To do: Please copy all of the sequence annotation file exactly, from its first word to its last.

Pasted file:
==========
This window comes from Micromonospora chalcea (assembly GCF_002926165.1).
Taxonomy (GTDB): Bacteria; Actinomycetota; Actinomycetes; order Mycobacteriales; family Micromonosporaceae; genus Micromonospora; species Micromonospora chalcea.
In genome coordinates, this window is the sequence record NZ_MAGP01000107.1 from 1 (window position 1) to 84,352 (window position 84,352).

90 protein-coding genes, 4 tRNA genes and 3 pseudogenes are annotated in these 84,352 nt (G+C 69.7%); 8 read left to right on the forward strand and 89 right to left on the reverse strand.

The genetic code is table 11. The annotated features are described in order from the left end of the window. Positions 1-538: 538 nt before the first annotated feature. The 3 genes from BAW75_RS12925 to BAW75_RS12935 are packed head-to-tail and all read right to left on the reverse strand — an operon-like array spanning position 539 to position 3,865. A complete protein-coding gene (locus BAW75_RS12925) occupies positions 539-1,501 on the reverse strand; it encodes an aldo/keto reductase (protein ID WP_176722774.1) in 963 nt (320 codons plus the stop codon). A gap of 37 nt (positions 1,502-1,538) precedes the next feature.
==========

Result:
This window comes from Micromonospora chalcea (assembly GCF_002926165.1).
Taxonomy (GTDB): Bacteria; Actinomycetota; Actinomycetes; order Mycobacteriales; family Micromonosporaceae; genus Micromonospora; species Micromonospora chalcea.
In genome coordinates, this window is the sequence record NZ_MAGP01000107.1 from 1 (window position 1) to 84,352 (window position 84,352).

90 protein-coding genes, 4 tRNA genes and 3 pseudogenes are annotated in these 84,352 nt (G+C 69.7%); 8 read left to right on the forward strand and 89 right to left on the reverse strand.

The genetic code is table 11. The annotated features are described in order from the left end of the window. Positions 1-538: 538 nt before the first annotated feature. The 3 genes from BAW75_RS12925 to BAW75_RS12935 are packed head-to-tail and all read right to left on the reverse strand — an operon-like array spanning position 539 to position 3,865. A complete protein-coding gene (locus BAW75_RS12925) occupies positions 539-1,501 on the reverse strand; it encodes an aldo/keto reductase (protein ID WP_176722774.1) in 963 nt (320 codons plus the stop codon). A gap of 37 nt (positions 1,502-1,538) precedes the next feature.